And these are all good things. Since the Lord’s Prayer covers the elements of the Sinner’s Prayer… and more, it does seem a bit unclear why the Sinner’s Prayer was artificially created for a person to say at salvation. It seems pretty unnecessary. Nothing wrong with it I guess. It is true that the Lord’s Prayer does get overused in church, I can imagine it being looked down on by Evangelists fearing it to be “vain repetition.” However, I see little reason to think it is likely to be more meaningless than the Sinner’s Prayer at times.

I do have three more reasons that I definitely think push the Lord’s Prayer across the finish line as the better choice.

#5. The Lord’s Prayer is given by Jesus to His disciples. Even though we may call it “The Lord’s Prayer,” it is probably better understood as “The Disciple’s Prayer.” So when one decides to submit to Christ as Savior and Lord, one is choosing to be a disciple of Christ. What is more natural than to express that decision by saying “The Disciple’s Prayer”?

#6. The Lord’s Prayer has throughout Church history been seen as a prayer of community. Even in my own faith tradition, that tends to be highly skeptical of set prayers, the Lord’s Prayer is still respected as a recitation to be done by the faith community. (I have, however, met a few who are legalistically opposed to any prayer or recitation that is not extemporaneous. A bit strange.) When a person follows Christ, she is not just “getting saved.” She is becoming a part of the community. What is more natural than for the evangelizer to say the Lord’s Prayer with the new believer as an act of Christian Community. When the evangelizer tells that new converst to “repeat after me” the Sinner’s Prayer, the evangerlizer is not really praying because he is presumably already saved. But with the Lord’s Prayer, both can pray it with relevance. They both can say it with meaning, much like a young alcoholic and the seasoned sponsor can both state the Serenity Prayer with equal conviction in AA.

#7. The Lord’s Prayer, if done this way, as a symbol of salvation would add meaning in the liturgical use of the prayer. Now it is not only a reminder of being a disciple of Christ and part of the community of Christ. It is also a commemoration of the salvation experienced by each member of the body.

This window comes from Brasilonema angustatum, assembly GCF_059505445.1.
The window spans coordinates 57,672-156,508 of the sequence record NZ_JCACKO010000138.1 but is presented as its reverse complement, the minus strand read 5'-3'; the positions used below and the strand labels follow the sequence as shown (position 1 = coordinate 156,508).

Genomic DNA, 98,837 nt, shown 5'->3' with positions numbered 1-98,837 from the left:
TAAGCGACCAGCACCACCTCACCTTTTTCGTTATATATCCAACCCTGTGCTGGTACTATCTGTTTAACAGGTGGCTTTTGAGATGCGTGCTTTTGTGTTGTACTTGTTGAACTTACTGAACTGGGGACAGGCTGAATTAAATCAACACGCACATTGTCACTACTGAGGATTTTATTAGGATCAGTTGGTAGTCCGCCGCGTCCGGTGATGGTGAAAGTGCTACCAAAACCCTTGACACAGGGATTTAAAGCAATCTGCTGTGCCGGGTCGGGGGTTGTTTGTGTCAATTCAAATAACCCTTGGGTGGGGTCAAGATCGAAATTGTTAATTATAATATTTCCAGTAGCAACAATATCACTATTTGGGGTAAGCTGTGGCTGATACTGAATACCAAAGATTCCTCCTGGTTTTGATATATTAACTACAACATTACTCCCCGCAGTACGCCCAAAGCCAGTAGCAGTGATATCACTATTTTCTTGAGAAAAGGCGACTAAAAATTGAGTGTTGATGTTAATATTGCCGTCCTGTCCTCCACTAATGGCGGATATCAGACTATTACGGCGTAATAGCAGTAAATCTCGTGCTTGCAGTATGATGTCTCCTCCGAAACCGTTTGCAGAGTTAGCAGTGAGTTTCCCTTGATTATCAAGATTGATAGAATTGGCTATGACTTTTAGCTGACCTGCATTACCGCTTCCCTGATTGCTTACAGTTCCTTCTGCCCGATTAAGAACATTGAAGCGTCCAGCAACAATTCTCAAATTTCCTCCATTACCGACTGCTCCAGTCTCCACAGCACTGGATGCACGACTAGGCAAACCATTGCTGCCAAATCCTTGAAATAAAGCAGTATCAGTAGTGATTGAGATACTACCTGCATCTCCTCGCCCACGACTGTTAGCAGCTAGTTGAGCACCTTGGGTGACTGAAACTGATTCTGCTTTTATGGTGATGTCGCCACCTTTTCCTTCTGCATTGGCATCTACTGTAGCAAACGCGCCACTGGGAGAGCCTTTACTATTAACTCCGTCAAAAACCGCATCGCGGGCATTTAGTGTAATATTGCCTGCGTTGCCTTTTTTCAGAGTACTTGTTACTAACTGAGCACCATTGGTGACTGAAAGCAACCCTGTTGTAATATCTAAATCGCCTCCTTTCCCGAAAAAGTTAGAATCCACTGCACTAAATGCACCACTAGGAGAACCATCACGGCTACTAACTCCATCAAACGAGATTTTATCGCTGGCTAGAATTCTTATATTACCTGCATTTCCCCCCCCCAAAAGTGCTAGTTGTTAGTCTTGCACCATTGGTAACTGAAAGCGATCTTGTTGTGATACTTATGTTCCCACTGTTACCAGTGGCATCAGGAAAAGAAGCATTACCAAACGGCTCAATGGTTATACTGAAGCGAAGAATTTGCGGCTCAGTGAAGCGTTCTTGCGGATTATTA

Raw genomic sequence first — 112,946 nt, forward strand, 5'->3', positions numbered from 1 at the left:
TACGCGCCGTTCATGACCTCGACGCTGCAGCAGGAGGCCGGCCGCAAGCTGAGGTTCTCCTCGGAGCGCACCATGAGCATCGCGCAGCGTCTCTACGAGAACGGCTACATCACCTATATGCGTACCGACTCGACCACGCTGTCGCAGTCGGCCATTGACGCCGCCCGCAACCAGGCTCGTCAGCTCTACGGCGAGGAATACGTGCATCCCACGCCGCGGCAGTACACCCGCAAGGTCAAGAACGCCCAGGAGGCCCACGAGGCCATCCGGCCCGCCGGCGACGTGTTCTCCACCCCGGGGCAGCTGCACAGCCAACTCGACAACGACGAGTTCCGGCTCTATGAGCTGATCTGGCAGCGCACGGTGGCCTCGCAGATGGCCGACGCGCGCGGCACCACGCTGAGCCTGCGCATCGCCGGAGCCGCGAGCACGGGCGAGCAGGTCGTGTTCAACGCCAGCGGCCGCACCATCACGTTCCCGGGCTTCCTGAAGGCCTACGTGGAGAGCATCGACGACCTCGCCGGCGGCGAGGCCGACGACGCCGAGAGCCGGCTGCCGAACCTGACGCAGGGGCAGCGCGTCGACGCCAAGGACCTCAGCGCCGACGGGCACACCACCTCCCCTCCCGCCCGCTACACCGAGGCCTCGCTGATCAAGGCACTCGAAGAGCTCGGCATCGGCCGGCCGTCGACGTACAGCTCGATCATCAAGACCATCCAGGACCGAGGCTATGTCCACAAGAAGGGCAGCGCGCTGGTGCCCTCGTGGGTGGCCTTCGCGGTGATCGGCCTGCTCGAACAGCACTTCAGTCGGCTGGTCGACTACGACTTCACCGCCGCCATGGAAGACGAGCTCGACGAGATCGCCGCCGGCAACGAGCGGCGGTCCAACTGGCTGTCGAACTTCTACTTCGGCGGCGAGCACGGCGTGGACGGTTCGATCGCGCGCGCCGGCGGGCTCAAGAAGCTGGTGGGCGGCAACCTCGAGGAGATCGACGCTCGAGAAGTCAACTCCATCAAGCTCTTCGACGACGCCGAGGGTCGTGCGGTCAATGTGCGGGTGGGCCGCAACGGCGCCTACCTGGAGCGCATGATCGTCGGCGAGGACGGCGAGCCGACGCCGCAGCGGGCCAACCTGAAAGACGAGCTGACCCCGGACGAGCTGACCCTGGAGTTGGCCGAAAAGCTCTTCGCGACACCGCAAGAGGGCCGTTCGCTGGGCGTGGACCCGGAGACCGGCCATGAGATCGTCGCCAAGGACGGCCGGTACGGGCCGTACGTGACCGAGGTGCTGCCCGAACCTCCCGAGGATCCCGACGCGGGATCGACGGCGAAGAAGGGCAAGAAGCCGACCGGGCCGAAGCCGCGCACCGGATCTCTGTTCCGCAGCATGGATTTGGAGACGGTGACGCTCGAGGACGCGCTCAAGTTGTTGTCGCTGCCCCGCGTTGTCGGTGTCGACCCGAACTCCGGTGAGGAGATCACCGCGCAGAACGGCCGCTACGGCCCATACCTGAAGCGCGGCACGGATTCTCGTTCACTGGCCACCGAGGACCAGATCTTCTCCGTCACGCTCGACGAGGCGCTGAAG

Critique on Evangelism. Part 1

I have to admit that I might not be the right person to criticize “evangelism” as it is practiced today. As a student and teacher of missiology, and as an administrator of the Christian Counseling Center, evangelism (as it is presently defined) is something I only do rarely. (On the other hand, I have organized and participated in numerous evangelistic projects, and have taught evangelism as a seminar or course on occasion.) Regardless, perhaps my role as a bit of an outsider gives me a perspective that others might miss. I don’t know. You decide for yourself.  Here are a few concerns with Evangelism as it is understood and practiced today.

1.  Evangelism is defined too narrowly. It is often defined in such a way that it is limited to “proclamation of the gospel message so as to produce spiritual conversion.” In one sense, this makes sense. The Greek (“euangelizo”) from which evangelize is transliterated comes from roots that mean proclamation or speaking a good message. But David Barrett has shown in his book on Evangelism (“Evangelize! A Historical Survey of the Concept”) that the term was often used both in the Bible and in the early church to describe the entire process of discipling.  It has broadness in ministry and depth in process. This seems to be a reasonable understanding.

2.  Evangelism is too focused on the cognitive. Once again, this is understandable if one sees evangelism as communication (and receipt) of a message. In effect, evangelism becomes a part of Communication Theory and Cognitive Learning Theory. Yet the Bible definitely describes the transformation, the re-creation of a person into a member of the family of God, in more than cognitive (right thinking) terms. It also involves affective (right valuing) and behavioral (right action). Salvation is by faith, but faith expresses itself in thoughts, feelings/values, and actions.